During class, the baby was really pushing and stretching and making me uncomfortable, I nudged him again, "This child is already a trouble-maker. He's definitely YOUR son." Jrex shook his head in mock sadness, "I keep having to point out to you that this whole thing was YOUR idea!"

Everyone else was being wonderful and polite and listening intently to the teacher. Oops. On the way home I commented that it's a good thing we weren't in high school together cause we'd have gotten into lots of trouble. I could blame Jrex, but really, since 10th grade, I've consistently been the bad kid in the back of the class. It must drive teachers crazy to have me around: I'm paying attention and listening, but usually just restless enough to make comments to people sitting near me. I've sat giggling through way too many classes, sermons and lectures with a wide variety of people for me to be able to blame Jrex.

How are we going to NOT corrupt a child?

September 10, 2011

Follow up to my friendly email

Remember this post? I emailed a local blogger to try to connect. For weeks I heard nothing back from her and assumed my email had ended up in her junk folder and been lost forever. I was a little bummed, but shrugged it off. A couple weeks ago, this showed up in my inbox:
I am a terrible, terrible person.
Got your email and then my life got crazy.
Love that you're here - unless of course you've moved because it was so long ago that you wrote this - and would love to get together. We're in your neck of the woods a little and could meet you for lunch.
You have an amazing story and I'd love to hear more!
Let me know when you're available and I'll take you to lunch to make up for my rude delayed response. I blame the children.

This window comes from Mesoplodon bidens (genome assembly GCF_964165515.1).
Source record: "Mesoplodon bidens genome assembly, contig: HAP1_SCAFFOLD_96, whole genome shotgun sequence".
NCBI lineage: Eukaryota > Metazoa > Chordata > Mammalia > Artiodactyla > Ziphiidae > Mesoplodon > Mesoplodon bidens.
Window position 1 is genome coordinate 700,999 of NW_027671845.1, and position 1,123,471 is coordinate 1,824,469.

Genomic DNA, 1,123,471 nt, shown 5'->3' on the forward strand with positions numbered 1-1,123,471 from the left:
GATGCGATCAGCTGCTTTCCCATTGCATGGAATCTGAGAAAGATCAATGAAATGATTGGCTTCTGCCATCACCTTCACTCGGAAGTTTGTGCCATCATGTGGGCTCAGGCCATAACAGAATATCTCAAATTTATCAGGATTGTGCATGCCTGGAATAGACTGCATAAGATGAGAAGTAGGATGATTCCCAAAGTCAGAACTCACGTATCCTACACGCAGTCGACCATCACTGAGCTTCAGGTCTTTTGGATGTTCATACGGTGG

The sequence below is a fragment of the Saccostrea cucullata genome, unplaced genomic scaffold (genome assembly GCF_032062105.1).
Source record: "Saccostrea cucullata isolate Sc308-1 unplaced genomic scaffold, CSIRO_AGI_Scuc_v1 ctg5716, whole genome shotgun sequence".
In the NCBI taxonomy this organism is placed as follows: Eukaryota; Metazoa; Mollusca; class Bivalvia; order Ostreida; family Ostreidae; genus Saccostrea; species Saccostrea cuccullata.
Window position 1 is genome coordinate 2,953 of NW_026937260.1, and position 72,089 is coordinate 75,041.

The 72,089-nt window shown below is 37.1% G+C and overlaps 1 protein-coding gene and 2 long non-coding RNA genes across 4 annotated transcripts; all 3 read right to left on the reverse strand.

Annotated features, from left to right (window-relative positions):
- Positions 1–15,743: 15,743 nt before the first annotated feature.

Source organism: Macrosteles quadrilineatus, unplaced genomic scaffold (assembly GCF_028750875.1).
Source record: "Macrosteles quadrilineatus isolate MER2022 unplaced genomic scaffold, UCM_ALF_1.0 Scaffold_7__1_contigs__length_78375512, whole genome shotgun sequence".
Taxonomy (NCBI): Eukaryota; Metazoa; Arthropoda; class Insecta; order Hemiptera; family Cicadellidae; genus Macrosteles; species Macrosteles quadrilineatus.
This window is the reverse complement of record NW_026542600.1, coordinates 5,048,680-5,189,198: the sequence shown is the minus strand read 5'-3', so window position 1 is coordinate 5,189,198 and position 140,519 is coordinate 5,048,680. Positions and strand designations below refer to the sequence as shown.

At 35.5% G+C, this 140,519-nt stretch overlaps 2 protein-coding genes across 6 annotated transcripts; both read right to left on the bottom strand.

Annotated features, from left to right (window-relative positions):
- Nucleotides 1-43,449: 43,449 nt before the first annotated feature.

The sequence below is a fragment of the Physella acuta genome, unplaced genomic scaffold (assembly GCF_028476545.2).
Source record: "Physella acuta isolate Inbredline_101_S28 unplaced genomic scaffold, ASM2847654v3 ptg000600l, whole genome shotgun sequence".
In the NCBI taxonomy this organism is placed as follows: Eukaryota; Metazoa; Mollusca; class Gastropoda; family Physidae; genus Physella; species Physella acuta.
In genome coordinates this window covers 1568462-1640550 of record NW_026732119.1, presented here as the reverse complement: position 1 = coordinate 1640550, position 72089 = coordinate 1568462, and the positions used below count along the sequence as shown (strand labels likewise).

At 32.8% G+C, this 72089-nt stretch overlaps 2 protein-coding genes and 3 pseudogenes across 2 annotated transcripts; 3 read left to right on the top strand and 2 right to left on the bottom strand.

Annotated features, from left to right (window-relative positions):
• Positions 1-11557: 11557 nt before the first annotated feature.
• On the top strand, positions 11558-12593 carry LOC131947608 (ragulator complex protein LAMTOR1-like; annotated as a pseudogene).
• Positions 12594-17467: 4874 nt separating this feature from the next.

We ended up getting together a week later. She's as funny in person as she seemed she'd be. Even though we were in a chic coffee shop with all kinds of posh drink options she asked the waitress in a conspiratorial tone, "I know this is a violation of everything your shop stands for, but would it be possible to get a Diet Coke?"

For over two hours we chatted. She wanted more details about how Jrex and I ended up in Dallas, how I got from there to here, how my childhood impacted my life. She shared some of what her kids are dealing with. Unlike my parents, she and her husband have continued to attend the suburban church that 'sent' them into West Dallas. For a long time, this has kept them in a limbo where they were "in but not of" two very different worlds. In the past year, they've begun to hunt for a neighborhood-based church option. Their part of Dallas is primarily African-American and I think it's been rare for her to be able to talk with a peer who understands the mentality of both the inner city as well as wealthy suburban culture.

I could also relate stories of how our church handled our Wednesday night dinner & worship service (we had a fun activity after the worship so people were more likely to stay for the whole evening. Grocery Bingo, anyone?), how I'd worked with kids and had to start by getting them to respect me before worrying about them liking me. She kept bemoaning that they'd done everything backwards.

I hope we can spend more time together in the years to come. She's amazing and her family all sound like people worth knowing. It's fun to reach out and have good things happen. It's part of what I enjoy about moving--connecting to different people around the country.